How Did The Nissan Leaf Drive Itself 230 Miles?
If you happened to be driving along the M1 last November, there’s every chance you passed a self-driving car. Not that you’d have noticed.
That’s because the longest autonomous journey ever completed in the UK passed without incident. That was the plan.
In fact until earlier this month, only a select few even knew of the experiment. That’s all changed now, as this victory lap promises to transform our roads.
The Grand Drive, as it is being heralded, was successfully negotiated by a Nissan Leaf.
Close to three years in the planning, its route was plotted by the HumanDrive consortium. This expert group was headed up by the Japanese manufacturers themselves but bankrolled by the British government, keen to chart a course when it comes to self-driving vehicles.
In total £13.5m was spent on extensive and doubtless mind-blowing research.
Endless tests were carried out by 135 of the brightest minds in engineering. They were set three clear challenges… the biggest of which was getting the Leaf from Milton Keynes to Sunderland.
To prime it for doing just that knowledge was mined from 360 volunteer drivers. Careful attention was paid to their response to certain conditions and hazards alike, all with a view to emulating that all important human touch.
A hefty 12,500 miles of ground were observed for those purposes, including all manner of roundabouts, motorways and high-speed country lanes. Even roads without markings or white lines were trialled to prepare the self-driving Nissan for every eventuality.
Exhaustive testing typical of the Asian automakers paid back in spades.
For on November 28th the Leaf set off on its 230-mile trek, leaving the Nissan Technical Centre in Cranfield, Bedfordshire.
From there it took the Muolose Road before joining the M1 via junction 14.
118 miles on it merged onto the A1/A1M and soon after the A169/A19 to Washington. Finally it pulled into the Nissan Car Factory in Wearside to a hero’s welcome. This most fitting of finish lines, it was of course where the modified 2017 EV was built.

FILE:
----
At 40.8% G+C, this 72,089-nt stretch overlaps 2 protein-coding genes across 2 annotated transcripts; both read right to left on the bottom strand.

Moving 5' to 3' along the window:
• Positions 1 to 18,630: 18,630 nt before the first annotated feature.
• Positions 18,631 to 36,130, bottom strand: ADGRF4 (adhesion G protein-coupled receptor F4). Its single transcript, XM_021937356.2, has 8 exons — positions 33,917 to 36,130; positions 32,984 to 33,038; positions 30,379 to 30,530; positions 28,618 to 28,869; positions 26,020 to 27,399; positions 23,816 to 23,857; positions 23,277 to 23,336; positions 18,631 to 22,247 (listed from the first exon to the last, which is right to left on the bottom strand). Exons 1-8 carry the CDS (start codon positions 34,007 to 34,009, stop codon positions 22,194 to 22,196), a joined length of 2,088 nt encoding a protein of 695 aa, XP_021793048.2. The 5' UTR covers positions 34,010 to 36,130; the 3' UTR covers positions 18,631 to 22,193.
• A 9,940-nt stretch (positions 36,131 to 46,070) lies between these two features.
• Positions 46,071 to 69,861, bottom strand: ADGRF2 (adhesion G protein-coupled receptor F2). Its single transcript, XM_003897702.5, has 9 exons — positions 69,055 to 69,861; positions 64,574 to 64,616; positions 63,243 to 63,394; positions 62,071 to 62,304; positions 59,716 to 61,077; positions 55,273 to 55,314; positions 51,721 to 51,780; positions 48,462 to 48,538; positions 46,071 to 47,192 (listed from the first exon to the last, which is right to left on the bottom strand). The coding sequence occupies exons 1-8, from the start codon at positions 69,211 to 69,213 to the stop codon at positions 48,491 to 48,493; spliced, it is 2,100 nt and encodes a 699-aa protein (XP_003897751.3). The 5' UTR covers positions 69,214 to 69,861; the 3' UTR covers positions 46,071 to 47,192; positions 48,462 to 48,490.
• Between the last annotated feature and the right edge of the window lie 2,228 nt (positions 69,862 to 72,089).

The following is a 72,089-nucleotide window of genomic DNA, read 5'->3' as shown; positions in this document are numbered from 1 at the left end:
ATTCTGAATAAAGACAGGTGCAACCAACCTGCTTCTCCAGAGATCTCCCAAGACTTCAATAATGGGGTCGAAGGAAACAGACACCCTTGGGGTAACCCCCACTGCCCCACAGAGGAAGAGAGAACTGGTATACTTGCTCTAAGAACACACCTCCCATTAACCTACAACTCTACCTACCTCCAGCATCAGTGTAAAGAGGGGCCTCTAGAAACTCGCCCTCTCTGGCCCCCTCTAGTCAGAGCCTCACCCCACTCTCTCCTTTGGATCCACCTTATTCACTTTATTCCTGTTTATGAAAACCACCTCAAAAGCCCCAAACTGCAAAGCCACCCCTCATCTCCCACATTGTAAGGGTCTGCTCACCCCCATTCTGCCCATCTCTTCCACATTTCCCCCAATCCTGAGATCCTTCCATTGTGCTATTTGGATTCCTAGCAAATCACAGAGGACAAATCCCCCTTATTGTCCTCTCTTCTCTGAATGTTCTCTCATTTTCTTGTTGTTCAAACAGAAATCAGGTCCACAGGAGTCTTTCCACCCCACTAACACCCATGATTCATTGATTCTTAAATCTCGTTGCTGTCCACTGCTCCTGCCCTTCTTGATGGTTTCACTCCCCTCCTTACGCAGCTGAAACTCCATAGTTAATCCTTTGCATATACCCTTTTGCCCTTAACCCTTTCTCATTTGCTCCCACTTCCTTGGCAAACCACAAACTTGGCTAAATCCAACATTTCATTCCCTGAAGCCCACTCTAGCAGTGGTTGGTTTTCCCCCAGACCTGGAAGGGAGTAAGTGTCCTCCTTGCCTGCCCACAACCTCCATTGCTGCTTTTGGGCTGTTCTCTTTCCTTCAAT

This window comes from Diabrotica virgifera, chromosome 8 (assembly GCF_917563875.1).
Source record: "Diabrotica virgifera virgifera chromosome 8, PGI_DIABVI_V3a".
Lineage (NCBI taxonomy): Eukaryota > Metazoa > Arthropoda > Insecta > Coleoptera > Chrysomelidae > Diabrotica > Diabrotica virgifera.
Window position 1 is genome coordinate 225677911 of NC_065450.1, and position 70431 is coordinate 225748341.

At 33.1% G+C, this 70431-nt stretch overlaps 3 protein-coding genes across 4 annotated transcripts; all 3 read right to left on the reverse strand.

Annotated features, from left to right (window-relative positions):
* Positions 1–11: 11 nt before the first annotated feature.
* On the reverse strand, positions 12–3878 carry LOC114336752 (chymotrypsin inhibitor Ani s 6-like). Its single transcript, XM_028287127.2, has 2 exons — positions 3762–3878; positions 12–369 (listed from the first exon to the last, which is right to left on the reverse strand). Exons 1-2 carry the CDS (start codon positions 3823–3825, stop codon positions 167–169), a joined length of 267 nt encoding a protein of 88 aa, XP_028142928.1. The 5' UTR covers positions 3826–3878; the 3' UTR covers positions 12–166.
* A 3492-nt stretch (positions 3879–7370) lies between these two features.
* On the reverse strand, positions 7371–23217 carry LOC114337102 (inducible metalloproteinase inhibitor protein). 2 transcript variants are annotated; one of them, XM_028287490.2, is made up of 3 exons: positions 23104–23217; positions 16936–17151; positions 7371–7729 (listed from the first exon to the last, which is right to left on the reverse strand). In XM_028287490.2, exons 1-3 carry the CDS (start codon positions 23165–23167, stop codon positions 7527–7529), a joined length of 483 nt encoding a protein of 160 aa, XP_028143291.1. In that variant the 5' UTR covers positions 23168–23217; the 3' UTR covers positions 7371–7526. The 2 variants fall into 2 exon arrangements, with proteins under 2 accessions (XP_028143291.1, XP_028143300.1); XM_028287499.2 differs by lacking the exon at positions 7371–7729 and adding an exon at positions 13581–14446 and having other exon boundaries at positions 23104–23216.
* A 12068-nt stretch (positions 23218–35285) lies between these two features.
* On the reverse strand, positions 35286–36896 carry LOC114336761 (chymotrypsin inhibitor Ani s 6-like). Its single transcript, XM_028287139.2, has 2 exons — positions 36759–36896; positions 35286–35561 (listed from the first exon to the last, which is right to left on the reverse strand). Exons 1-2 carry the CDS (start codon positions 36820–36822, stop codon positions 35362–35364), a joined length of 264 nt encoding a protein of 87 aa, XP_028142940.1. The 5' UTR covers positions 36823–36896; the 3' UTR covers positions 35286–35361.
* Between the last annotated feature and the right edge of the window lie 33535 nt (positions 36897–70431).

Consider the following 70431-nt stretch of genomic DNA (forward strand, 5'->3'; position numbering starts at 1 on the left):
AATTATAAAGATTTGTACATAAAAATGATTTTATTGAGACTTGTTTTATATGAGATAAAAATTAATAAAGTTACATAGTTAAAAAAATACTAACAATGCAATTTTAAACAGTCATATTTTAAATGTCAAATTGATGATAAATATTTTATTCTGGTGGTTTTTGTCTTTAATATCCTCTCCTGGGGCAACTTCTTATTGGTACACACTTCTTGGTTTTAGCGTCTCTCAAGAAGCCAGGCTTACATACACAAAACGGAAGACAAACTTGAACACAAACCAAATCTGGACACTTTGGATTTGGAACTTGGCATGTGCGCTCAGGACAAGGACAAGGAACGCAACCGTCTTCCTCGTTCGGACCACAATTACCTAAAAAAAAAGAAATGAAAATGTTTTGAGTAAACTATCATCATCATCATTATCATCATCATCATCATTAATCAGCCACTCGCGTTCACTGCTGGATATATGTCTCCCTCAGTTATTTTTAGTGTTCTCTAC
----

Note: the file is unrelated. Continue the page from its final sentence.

The journey was a roaring success in every sense and if anything exceeded expectations.
Two engineers were on board for the duration, but neither were called into action. Indeed scheduled pit stops, wherein the car would be charged, were the only times anybody had to take the wheel.
Technology facilitated the changing of lanes and all stops/starts at traffic lights. Merging onto motorways also proved seamless.
Significantly passing traffic was blissfully unaware that a rather exceptional vehicle was in their midst and at no time was there event a hint of an accident, to the relief of highway authorities who had approved the experiment.
Ministers, who it’s fair to say had more than a vested interest in the outcome, have lauded the project and declared it a major steppingstone towards a self-driving future.
Motoring tech and the advancement of it is clearly a big priority for the newly elected government, who recently announced plans to outlaw new petrol and diesel cars from 2035. Adding self-driving and plug-in hybrids to that mix caught many off guard but underlines an ambitious commitment to make Britain the EV capital of the world.
The work of HumanDrive meanwhile extends beyond realising this the longest and most complex autonomous journey ever completed on a public UK road.
Their second and ongoing focus is centred around machine learning. For this it has leant on the expertise of Hitachi, one of nine partners.
Using artificial intelligence the engineers hope to enhance passenger comfort and the usability of autonomous vehicles both now and in the future. Real time learning is painting a comprehensive data picture. Previous driving experiences are being used to tackle similar scenarios in the future… such as safely avoiding unwelcome and unforeseen obstacles.
Of course examples of this kind of technology already exist in a series of cars, not least Nissan’s Juke, Lead, Qashqai and X-Trail. Improving upon them in readiness for a driverless future is essential.
As is cyber security, a third and final focus. Research has consistently found that one of motorists’ gravest concerns is having their future self-driving car hacked and controls overridden. Work continues on a host of cyber security features to guard against such attacks.
But it is the triumphant 230-mile journey that has stolen the headlines and understandably so. Having kept their closely guarded secret, Nissan are now enjoying the acclaim.
Bob Bateman, Project Manager of their Technical Centre in Europa, declared…
“The HumanDrive project allowed us to develop an autonomous vehicle that can tackle challenges encountered on UK roads that are unique to this part of the world, such as complex roundabouts and high-speed country lanes with no road markings, white lines or kerbs.”
Vice President for Research and Development David Moss hinted at future developments meanwhile. “The door is now open to build on this successful UK research project, as we move towards a future which is more autonomous, more electric, and more connected.”
All of this points to a new era of motoring in the UK. A decade from now our cars could drive us as opposed to the other way around. Should that happen, one Nissan Leaf’s trip to Sunderland will be looked back on as a turning point.